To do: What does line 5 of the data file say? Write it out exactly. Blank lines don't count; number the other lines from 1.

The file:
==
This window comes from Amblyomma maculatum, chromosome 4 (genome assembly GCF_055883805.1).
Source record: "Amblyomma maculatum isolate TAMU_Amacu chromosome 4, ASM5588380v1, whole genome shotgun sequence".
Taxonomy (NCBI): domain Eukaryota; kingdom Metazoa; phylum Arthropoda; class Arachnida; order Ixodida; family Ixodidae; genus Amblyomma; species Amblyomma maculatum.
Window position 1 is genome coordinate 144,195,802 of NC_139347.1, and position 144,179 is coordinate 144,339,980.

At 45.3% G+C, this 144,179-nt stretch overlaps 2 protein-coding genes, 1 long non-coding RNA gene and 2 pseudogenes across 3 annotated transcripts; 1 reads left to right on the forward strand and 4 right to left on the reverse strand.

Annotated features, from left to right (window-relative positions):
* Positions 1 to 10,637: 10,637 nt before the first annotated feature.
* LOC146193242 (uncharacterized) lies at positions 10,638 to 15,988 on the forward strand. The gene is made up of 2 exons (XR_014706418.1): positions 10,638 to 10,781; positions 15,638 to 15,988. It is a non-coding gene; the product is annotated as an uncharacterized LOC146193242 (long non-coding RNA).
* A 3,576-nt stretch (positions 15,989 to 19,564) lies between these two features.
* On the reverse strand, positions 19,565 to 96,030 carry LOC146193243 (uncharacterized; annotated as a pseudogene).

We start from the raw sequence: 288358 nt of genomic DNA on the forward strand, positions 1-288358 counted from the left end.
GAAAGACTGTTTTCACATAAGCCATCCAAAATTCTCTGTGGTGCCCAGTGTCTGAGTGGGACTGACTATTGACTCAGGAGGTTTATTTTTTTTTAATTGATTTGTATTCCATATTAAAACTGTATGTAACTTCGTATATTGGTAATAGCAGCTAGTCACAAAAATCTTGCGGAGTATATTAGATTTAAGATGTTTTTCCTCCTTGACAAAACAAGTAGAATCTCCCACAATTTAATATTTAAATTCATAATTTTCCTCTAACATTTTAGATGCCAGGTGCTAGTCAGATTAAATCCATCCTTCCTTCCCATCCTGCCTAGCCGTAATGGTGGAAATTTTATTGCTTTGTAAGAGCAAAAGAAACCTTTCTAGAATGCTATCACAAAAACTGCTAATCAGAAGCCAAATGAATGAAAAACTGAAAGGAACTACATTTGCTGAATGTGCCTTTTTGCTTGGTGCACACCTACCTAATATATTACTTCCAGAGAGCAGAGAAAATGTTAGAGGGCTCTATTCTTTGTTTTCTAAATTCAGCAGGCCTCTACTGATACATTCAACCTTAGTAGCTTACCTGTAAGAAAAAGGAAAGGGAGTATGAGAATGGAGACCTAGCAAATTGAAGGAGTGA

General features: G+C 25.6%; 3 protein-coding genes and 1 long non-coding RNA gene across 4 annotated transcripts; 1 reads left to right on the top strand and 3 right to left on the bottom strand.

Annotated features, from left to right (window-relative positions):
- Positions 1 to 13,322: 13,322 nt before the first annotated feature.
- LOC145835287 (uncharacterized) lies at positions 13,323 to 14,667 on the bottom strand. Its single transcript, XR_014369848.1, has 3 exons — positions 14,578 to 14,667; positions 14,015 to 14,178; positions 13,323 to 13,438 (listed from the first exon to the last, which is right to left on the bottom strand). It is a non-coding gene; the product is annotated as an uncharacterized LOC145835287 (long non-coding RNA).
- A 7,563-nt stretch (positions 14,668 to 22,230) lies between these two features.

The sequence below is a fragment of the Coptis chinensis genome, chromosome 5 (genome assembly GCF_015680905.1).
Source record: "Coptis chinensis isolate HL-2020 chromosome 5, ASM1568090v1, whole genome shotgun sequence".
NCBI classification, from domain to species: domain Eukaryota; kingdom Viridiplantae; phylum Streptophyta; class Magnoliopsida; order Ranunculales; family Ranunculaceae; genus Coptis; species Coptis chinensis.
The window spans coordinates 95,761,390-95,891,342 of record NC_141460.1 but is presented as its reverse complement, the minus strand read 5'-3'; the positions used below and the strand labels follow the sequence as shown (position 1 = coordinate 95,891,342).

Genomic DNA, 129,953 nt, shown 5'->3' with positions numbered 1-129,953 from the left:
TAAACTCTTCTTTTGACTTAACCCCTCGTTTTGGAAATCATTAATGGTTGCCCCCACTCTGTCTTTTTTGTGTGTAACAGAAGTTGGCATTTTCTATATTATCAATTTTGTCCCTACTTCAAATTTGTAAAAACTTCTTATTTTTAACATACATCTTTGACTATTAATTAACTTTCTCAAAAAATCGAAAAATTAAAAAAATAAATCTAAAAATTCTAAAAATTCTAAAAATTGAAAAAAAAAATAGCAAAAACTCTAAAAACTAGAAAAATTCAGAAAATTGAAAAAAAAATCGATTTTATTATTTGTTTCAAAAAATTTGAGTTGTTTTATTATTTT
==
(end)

At 45.3% G+C, this 144,179-nt stretch overlaps 2 protein-coding genes, 1 long non-coding RNA gene and 2 pseudogenes across 3 annotated transcripts; 1 reads left to right on the forward strand and 4 right to left on the reverse strand.